* Running on

Connect your Python code to your Twilio phone number by running the following command in a new terminal window. This will automatically create an encrypted tunnel using ngrok so Twilio can talk to the code running on your local machine. Make sure to update the number in the command to the number you purchased.

twilio phone-numbers:update +11111111111 --voice-url="http://localhost:5000/voice"

Test your unprotected conference line

Call your conference number—make sure you updated the MODERATOR number in the file to be your own—you should hear a greeting ask you for a 6 digit code. You can enter anything right now, we're not testing the passcode yet. After you enter the code you should hear some hold music.

Protect your conference call with a one time passcode (OTP)

This is already useful - conference lines are a great way to connect with customers, colleagues and friends in this time of social distancing. You may want additional safeguards to make sure you're talking to the right person.

In, create a new function called start_verification:

def start_verification(caller):
   # don't send another code if there's already a pending verification
       client.verify \
           .services(VERIFY_SERVICE_SID) \
           .verifications(caller) \
   except TwilioRestException as e:
       print("No pending verifications for {}".format(caller))

       # verify the user is not spoofing a phone number
       # alternative: could look up a participant's email
       # and send a code via email:
       client.verify \
           .services(VERIFY_SERVICE_SID) \
           .verifications \
           .create(to=caller, channel='sms')

This checks to make sure the participant is on your list of known participants. Then it verifies that the caller has access to the phone number they're calling from by sending a one time passcode with the Verify API. This helps guard against phone number spoofing.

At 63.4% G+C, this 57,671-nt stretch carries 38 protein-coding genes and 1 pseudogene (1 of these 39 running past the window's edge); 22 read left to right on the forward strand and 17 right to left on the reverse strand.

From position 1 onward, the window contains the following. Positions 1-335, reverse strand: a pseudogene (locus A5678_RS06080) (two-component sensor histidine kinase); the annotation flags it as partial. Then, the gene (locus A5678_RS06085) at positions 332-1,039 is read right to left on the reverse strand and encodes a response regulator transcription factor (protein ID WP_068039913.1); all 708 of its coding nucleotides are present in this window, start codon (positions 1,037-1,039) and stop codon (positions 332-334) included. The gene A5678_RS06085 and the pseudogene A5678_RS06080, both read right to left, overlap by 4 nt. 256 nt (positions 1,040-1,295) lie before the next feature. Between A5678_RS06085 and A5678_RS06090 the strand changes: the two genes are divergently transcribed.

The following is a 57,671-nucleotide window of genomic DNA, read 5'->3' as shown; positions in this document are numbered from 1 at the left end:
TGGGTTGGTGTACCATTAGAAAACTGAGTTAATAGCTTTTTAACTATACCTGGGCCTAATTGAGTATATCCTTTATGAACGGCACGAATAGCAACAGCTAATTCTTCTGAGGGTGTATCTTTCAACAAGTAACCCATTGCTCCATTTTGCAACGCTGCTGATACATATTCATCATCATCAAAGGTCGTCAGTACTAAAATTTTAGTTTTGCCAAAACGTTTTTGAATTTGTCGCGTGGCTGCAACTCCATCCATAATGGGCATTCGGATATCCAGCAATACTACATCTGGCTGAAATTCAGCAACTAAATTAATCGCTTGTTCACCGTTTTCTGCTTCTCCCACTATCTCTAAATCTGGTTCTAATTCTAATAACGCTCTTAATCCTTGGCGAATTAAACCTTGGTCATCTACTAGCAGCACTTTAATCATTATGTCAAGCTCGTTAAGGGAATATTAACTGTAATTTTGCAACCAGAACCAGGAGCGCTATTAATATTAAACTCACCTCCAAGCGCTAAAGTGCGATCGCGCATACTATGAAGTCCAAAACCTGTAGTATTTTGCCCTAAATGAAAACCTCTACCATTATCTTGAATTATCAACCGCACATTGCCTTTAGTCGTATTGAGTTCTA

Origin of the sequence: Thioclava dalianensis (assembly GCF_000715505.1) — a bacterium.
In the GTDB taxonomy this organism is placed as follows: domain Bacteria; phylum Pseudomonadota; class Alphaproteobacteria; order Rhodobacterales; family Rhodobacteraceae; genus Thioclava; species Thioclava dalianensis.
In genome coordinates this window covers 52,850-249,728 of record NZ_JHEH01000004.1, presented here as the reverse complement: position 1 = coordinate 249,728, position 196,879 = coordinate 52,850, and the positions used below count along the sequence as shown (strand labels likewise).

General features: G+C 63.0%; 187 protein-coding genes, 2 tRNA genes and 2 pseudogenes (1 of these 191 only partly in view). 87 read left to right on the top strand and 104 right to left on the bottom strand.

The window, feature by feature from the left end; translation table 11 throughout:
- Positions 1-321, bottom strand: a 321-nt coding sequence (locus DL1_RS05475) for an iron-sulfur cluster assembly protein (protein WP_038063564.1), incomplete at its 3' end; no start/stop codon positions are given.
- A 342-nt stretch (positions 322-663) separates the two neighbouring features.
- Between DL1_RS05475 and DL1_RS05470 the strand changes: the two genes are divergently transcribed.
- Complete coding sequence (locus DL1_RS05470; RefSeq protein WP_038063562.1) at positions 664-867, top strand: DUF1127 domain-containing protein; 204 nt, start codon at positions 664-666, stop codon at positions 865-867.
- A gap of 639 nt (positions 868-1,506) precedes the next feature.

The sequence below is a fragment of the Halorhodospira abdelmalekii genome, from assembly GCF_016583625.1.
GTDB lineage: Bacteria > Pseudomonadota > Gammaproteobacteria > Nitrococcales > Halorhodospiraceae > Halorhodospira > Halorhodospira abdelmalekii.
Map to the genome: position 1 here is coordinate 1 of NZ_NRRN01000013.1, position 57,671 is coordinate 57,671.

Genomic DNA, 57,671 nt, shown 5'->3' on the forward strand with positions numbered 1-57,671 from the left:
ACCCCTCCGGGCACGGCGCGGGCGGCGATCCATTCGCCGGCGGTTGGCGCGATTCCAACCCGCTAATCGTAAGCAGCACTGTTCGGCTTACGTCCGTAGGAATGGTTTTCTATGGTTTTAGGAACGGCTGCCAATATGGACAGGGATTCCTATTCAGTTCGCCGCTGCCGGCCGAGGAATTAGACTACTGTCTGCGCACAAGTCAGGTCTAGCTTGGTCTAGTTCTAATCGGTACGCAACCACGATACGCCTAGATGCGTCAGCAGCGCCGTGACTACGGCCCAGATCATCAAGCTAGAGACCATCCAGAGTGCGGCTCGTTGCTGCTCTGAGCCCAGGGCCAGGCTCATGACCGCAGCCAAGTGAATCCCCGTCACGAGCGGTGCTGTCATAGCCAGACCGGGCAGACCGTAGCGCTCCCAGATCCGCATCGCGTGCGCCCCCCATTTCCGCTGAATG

Alternatively, you could look up the caller in your database and send a verification token to the email on file. You could also ask the user to input their account ID or another identifier to look up their phone number that way.

Add another function called check_verification:

def check_verification(caller, otp):
    check = client.verify \
        .services(VERIFY_SERVICE_SID) \
        .verification_checks \
        .create(to=caller, code=otp)
    return check.status == 'approved'

This uses the Verify API to make sure the one time passcode is correct.

Now replace the # TODO - START VERIFICATION with the following code to call our start_verification function:

+ start_verification(caller)

Head down to the /gather route and replace the # TODO - CHECK VERIFICATION and return join_conference(caller, resp) lines with the following code to call our check_verification function:

+ if check_verification(caller, request.values['Digits']):
+    resp.say("That was correct. Joining conference.")
    return join_conference(caller, resp)
+ else:
+    resp.say("Please try again.")
+    resp.redirect('/voice')

Restart your Python app with FLASK RUN (or if you're running Flask in debug mode it will reload automatically), make sure the CLI command is still running in the background, and try calling your conference line again. You should get a text with an OTP.

What's next after building an OTP protected conference line?

You can use Verify to protect more than conference calls. Protect logins, payments, and more with the easy to use and integrate API. Here are a few other ideas to protect and secure the services you're building in Python:

Sounds like a lot? Maybe a static passcode is what you need for now. Security is all about balancing usability and friction. Static passcodes can be a good starting point.

This tutorial builds on two other tutorials that live in the Twilio docs, check these out for more information on working with Conference calls and Gather-ing input:

Check out the completed code on GitHub. Questions? Find me on Twitter @kelleyrobinson. I can't wait to see what you protect!